Irreconcilable Differences

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A few years ago, Belgium famously had no elected government for more than 600 days, as politicians negotiated a coalition agreement.

Now, reflecting that history of instability, Belgians are seriously discussing splitting the country into Dutch-speaking Flanders in the north and French-speaking Wallonia in the south.

“We believe Belgium is a forced marriage,” Tom Van Grieken, the leader of the political party Vlaams Belang, told Politico last year. “If one of them wants a divorce, we’ll talk that out as adults … we have to come to an orderly division. If they don’t want to come to the table with us, we’ll do it unilaterally.”

Vlaams Belang is expected to become the largest party in parliament when the West European country holds its general election on June 9, reported the Financial Times.

Many Vlaams Belang supporters complain that wealthy, more populous Flanders subsidizes the less well-off citizens of Wallonia. Critics say hate drives their agenda, however.

Originally known as the Flemish Bloc, the party was dissolved in 2004 when a court ruled that members had violated laws against racism, explained Agence France-Presse. But the party rose again under a new name, with a similar campaign platform of halting immigration, stiffening punishments for convicted criminals and other conservative policies.

The party also espouses a Dutch version of the “Great Replacement” theory that claims non-European migrants, especially Muslims, are set to displace Europeans in their own country, for instance.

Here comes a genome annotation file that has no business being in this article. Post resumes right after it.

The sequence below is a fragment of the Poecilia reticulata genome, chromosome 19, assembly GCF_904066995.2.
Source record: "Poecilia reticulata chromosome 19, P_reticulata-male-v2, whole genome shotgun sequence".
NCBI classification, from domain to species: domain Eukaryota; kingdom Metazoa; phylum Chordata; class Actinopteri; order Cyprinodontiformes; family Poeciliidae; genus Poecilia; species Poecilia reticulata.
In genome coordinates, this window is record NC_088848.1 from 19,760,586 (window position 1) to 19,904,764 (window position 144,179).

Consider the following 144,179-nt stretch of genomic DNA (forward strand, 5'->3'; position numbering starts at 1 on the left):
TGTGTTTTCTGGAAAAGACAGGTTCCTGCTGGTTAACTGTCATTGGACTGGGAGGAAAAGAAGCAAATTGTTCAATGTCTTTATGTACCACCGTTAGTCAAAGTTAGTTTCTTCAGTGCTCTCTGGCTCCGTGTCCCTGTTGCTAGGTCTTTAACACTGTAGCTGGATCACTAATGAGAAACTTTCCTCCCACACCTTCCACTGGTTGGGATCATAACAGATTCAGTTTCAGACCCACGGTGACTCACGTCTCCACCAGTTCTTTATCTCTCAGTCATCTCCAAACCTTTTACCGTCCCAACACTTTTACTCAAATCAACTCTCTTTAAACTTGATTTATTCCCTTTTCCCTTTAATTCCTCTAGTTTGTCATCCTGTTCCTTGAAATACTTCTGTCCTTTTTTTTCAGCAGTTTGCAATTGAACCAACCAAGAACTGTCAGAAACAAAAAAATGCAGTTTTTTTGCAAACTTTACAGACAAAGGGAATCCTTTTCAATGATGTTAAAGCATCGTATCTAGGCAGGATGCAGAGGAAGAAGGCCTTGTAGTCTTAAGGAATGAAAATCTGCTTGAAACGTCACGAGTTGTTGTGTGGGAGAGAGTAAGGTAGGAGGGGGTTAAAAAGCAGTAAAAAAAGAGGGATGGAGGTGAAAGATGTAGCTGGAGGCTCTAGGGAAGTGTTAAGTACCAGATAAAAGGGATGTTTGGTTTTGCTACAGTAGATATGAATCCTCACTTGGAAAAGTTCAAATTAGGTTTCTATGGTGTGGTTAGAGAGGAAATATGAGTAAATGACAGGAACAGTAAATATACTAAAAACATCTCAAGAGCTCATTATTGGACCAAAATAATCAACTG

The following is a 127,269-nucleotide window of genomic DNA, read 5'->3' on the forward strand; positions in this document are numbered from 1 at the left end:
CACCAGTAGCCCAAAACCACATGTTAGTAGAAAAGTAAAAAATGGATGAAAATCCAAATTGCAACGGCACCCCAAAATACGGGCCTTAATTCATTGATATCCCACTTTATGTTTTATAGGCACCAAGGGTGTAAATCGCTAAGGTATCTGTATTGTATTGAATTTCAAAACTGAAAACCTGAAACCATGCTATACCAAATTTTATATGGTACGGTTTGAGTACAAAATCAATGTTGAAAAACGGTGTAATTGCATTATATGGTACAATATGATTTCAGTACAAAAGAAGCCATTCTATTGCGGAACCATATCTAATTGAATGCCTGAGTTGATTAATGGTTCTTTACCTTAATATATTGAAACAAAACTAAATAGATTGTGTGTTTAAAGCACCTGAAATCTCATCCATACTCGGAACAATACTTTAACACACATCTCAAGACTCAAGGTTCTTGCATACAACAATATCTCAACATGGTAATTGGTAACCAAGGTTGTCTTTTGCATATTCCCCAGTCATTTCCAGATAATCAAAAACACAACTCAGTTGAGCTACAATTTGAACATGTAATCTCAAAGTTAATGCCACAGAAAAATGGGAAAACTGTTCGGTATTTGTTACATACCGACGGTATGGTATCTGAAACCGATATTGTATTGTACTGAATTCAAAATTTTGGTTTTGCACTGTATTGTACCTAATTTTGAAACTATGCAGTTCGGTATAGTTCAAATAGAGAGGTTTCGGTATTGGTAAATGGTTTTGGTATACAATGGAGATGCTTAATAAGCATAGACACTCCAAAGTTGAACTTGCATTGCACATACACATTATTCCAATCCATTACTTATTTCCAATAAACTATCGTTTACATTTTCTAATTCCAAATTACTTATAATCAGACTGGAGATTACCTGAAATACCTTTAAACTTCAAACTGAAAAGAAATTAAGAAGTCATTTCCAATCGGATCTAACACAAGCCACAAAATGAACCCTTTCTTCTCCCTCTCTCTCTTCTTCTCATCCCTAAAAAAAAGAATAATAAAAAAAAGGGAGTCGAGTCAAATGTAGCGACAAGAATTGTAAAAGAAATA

Meanwhile, voters in Wallonia and Brussels appear to be heading in the opposite direction. They are expected to back far-left politicians who are likely to clash with Van Grieken and his colleagues, noted the Brussels Times. The Socialists, who are forecast to win the most seats in Wallonia, would tax the wealthy, boost spending, and follow similar leftist policies. The leftist Worker’s Party would push those policies even further along a Marxist bent, added the Rosa Luxembourg Stiftung.

These sharp divisions reflect voters’ lack of confidence in their government and democracy, wrote the Robert Schuman Foundation. Unfortunately, the election could exacerbate those views as gridlock between polar opposite political parties grips Brussels.

Under Belgium’s election system, Flanders, Wallonia, and Brussels elect lawmakers who must then work together to form a federal government. That’s not easy when one of the three wants to eliminate the system altogether. However, the New European envisioned a silver lining to these tensions. Left and centrist parties might unite to stop Vlaams Belang.

It added, nothing brings folks together like a common enemy.

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